Are fast-track training courses harming the industry?
In the latest edition of the new monthly column, the Secret Installer looks at fast-track training courses, and how they affect the quality of work in the industry.
I just cannot understand how people can think they can be qualified to do anything in just six weeks. Whether it be a doctor, an air traffic controller or even a Gas Safe Registered engineer.
It just isn’t possible, is it?
I was an apprentice for three years, and I should imagine most of you were apprentices to someone for at least 18 months.
And even at the end of my three-year apprenticeship, the next two years were still a steep learning curve when it came to carrying out servicing and breakdowns in the real world.
I heard of a guy who works for a large national company who carried out a one-year apprenticeship. He learnt how to identify an “Immediately Dangerous” appliance, and he learnt to tie a piece of red ribbon around the gas pipe to show that this appliance was ID. But he was never shown how to even cut that pipe and actually physically cap that pipe off. How does that benefit anyone?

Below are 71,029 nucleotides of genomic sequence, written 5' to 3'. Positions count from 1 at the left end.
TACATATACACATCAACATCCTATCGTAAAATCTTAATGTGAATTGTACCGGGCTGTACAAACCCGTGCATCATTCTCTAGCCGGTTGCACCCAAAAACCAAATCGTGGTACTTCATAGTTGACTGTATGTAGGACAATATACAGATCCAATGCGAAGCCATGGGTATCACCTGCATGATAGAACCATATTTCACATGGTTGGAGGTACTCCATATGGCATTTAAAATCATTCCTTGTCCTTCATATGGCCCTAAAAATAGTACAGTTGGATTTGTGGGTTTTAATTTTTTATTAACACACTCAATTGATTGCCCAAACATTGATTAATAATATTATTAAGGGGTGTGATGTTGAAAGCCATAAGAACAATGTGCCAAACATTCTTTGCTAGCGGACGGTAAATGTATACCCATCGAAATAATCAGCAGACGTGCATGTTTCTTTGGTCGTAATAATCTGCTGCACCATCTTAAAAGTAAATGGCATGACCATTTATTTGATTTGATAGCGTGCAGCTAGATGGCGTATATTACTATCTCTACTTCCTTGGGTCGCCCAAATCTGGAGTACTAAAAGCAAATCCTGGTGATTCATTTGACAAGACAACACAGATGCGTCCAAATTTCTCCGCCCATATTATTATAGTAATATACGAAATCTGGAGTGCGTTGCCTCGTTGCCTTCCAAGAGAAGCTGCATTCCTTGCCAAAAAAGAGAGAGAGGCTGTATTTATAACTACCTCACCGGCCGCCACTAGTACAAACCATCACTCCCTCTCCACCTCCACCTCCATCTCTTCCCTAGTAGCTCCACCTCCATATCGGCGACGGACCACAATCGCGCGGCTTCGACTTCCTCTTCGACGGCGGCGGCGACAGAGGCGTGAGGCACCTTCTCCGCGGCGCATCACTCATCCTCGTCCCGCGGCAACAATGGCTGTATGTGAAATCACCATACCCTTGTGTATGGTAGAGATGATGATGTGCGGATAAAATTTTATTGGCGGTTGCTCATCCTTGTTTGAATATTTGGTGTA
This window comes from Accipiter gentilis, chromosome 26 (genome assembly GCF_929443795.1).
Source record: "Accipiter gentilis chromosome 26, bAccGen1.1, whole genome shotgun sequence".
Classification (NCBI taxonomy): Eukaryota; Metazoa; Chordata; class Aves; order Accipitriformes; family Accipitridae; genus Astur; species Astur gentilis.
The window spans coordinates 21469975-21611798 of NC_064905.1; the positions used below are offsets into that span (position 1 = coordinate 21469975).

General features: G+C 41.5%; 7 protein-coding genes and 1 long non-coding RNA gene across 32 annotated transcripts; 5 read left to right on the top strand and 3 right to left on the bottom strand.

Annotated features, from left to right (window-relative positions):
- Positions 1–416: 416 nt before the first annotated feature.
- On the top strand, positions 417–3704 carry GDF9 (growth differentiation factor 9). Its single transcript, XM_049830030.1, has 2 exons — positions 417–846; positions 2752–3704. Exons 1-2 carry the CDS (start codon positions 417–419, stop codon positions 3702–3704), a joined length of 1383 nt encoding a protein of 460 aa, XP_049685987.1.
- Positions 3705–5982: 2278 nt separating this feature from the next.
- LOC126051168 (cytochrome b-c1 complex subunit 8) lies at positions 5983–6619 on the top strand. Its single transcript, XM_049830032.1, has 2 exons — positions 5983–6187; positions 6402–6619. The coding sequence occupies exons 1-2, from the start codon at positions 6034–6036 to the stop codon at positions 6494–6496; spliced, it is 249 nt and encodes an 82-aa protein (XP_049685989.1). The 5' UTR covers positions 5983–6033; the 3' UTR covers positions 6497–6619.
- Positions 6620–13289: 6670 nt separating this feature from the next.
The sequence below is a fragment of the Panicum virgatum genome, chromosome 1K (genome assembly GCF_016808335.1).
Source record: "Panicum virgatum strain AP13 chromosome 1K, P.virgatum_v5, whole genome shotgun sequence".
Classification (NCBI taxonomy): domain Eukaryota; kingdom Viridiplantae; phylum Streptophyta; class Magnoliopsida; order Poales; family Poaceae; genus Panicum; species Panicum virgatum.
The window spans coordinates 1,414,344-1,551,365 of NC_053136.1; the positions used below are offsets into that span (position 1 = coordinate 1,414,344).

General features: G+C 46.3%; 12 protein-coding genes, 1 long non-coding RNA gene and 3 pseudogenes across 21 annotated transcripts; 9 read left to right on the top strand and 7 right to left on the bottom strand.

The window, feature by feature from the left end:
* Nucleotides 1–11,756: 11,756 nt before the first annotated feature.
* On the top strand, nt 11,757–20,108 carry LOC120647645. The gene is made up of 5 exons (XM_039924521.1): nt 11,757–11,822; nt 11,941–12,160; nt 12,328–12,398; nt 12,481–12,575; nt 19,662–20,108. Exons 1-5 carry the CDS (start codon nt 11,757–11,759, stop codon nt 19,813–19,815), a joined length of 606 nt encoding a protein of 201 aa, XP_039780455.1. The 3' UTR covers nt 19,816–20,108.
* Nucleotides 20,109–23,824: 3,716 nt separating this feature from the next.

Clearly the companies who charge upwards of £5,000 for a six-week fast-track course are quite happy to bank the money, and Gas Safe are happy to give these people a registration as long as they meet the very minimum criteria.
But that most certainly does not make it right. It makes it very wrong and potentially very dangerous. Sooner or later, a fast-tracked engineer will cause a serious, life-threatening situation.
I am firmly of the opinion that these “fast trackers” should need at least three years of experience to build a portfolio if they have no existing plumbing qualifications.
In that time, they can gain knowledge on the job and learn the safe, correct way.
Once again, money talks, and safety walks.